Compared to Other Graco Convertible Car Seats
I was able to compare the Sequel’s footprint to the Graco Milestone, Contender, and Extend2Fit. I was not surprised at all to find that the Sequel was more compact than the Contender. At the newborn recline angle with the headrest down it took up 1 inch less front to back space. When installed at a more upright angle with the headrest fully extended, the Sequel was over 6 inches more compact front to back than the Contender! This significant difference is mostly due to how the headrest extends straight up compared to angled out.
I was a bit surprised at how it was significantly more compact than the Milestone. Once again at the newborn setting the difference in front to back space was minimal — maybe an inch. But at the most upright recline angle with the headrest extended the Sequel was 3.5 inches more compact front to back than the Milestone.
The Sequel is not nearly as compact as the Extend2Fit when installed rear facing. The Sequel’s dark blue recline range on the recline indicator is smaller than the Extend2Fit’s. Families hoping to install the Sequel rear facing in a tiny subcompact car should opt for the Extend2Fit instead.
Installing the Sequel forward facing was also straightforward. The lower anchors can be used until the child weighs 45 pounds. To move the lower anchor strap to the forward belt path the cover must be partly removed however it is not too difficult. The strap on the child’s left must be pulled completely to the other side then it slides up along the frame before threading back. The design makes it nearly impossible to twist or thread improperly though, which helps prevent misuse.
Installing on the most upright setting fit both of my test vehicles best, and it still was more reclined than the very straight-backed Milestone. On setting 4 it was very reclined. I was still able to achieve a solid installation without much overhang. Our 4 year old model found the seat a bit awkward on that recline setting. Children who require deeper recline but are over the rear facing weight and height limits may find the most reclined forward facing setting comfortable.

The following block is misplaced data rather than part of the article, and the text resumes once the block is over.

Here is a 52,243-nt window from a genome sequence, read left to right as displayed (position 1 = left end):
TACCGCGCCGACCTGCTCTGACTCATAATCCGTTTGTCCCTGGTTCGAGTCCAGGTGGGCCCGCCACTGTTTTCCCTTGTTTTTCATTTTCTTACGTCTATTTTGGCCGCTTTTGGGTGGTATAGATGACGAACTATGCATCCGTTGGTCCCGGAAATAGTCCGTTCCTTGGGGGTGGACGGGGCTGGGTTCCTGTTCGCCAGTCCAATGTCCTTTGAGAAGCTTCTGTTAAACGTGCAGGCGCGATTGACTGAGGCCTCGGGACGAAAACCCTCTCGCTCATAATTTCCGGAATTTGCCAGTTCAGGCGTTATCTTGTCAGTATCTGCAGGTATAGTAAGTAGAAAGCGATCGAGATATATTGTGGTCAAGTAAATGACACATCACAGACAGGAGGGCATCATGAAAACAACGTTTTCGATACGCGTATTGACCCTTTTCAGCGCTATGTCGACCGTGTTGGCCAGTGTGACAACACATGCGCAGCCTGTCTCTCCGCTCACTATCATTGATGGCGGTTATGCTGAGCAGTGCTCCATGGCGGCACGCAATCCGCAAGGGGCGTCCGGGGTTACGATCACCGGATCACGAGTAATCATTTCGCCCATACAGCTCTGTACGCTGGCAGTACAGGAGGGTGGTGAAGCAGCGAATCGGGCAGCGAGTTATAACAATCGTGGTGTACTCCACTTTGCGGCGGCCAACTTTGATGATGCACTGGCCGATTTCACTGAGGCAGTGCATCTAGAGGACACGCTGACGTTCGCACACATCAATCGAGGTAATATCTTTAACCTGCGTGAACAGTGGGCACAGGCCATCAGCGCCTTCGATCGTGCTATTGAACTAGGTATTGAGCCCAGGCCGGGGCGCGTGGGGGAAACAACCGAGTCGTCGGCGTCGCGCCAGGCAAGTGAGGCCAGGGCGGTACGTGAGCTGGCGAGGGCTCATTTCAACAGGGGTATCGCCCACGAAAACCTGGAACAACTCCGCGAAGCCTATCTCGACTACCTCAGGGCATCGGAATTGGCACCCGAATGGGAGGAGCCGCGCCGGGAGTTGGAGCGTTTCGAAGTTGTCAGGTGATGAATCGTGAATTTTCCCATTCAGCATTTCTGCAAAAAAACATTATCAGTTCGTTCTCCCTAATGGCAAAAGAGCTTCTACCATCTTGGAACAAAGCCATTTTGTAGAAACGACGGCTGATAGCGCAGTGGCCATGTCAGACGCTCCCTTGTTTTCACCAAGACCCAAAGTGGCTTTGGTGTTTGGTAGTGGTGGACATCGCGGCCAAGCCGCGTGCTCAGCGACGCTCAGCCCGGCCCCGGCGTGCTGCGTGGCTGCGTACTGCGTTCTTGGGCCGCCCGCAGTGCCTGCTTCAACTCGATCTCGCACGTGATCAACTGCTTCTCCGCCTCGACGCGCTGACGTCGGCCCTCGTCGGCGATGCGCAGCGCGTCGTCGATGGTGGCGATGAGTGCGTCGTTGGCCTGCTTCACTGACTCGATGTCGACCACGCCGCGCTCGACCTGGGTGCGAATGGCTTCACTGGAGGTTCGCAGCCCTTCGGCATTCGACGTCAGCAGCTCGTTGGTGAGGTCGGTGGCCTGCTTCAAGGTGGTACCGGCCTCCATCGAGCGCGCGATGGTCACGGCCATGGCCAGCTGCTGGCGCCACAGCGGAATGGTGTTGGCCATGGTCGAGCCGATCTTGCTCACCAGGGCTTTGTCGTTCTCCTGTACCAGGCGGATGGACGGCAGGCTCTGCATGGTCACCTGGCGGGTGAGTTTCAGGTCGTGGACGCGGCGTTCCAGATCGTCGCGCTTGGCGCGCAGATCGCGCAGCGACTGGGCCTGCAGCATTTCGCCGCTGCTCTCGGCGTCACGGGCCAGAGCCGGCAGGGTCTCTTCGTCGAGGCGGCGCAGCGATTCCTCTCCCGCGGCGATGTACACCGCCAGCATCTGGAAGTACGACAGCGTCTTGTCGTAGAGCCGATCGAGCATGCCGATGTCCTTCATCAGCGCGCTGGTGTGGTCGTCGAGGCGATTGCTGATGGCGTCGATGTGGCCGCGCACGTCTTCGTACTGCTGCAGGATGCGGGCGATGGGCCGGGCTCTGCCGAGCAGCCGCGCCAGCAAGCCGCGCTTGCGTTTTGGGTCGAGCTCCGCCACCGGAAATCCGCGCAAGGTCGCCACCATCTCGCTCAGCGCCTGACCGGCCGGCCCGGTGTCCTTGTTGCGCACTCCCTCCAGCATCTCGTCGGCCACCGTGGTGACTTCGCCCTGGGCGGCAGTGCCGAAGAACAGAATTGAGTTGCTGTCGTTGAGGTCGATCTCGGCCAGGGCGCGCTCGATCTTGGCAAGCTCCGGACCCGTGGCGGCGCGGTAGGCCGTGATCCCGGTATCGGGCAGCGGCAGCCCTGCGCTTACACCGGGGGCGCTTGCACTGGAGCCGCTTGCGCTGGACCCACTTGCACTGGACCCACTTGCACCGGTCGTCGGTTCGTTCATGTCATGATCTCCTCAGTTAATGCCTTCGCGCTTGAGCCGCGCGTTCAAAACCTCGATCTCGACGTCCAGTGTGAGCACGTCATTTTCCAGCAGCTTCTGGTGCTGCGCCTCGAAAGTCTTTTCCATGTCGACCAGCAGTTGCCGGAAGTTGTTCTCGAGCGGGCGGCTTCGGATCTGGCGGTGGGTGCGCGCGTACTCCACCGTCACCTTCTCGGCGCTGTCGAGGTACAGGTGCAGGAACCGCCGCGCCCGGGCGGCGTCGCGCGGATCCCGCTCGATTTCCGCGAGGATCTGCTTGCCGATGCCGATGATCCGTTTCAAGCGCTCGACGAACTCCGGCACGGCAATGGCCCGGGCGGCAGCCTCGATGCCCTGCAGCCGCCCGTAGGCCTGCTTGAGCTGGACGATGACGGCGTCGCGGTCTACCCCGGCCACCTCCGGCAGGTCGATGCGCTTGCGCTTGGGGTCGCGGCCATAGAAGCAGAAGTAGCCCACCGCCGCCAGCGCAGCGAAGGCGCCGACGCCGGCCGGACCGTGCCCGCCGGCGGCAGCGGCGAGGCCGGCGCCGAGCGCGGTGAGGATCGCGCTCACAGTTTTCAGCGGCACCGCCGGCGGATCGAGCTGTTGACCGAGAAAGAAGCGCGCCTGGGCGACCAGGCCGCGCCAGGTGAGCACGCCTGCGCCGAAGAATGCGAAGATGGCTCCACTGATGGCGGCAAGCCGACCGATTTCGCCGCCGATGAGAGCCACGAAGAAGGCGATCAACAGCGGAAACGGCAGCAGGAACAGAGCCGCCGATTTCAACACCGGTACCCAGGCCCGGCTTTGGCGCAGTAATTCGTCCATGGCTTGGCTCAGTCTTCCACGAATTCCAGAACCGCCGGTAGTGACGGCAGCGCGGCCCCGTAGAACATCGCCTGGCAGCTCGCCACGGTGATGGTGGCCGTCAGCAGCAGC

The forward facing belt path is much easier to access and use than the rear facing belt path. I did notice that the shoulder belt scrunches a bit at the outer corner of the belt path. When the headrest is fully raised, that leaves very little padding in that spot (there’s a slot in the fabric for slipping around the hip straps in the lower settings) which kids might find that uncomfortable. When installing with the belt the manual reminds caregivers to store the lower anchor connectors but does not require they be moved to the rear facing belt path.
The top tether stores along the side of the seat in a clearly marked position. I had no issues connecting the top tether in either vehicle.
Fit to Child
The insert is plush and easy to insert or remove. It cannot be used forward facing. The insert is only required when the child does not reach the lowest harness setting rear facing. There is no weight limit for use — this is nice for those of us with larger newborns.
This tiny model is 5 weeks old, weighs 9 pounds, and is 22 inches long. He’s on the larger size for a newborn, and the Sequel fits him easily. I used the infant insert for extra support, but even without the insert he could use the 2nd headrest setting. With or without the insert he used the inner crotch buckle setting as his body was just inside of the slot.
Because the lowest harness setting with insert is 7 inches, we wouldn’t suggest the Sequel for preemies or smaller newborns.
At the lower headrest settings I found the harness a bit difficult to tighten at times. However, I was able to reach around and pull the harness from the back to tighten as needed.
Two Year Old
At 23 pounds and 35 inches tall, this little cutie is on the tall side for her age yet she’s very lean. The Sequel is a great option for her since it’s unlikely she’ll reach that 40 pound weight limit anytime soon!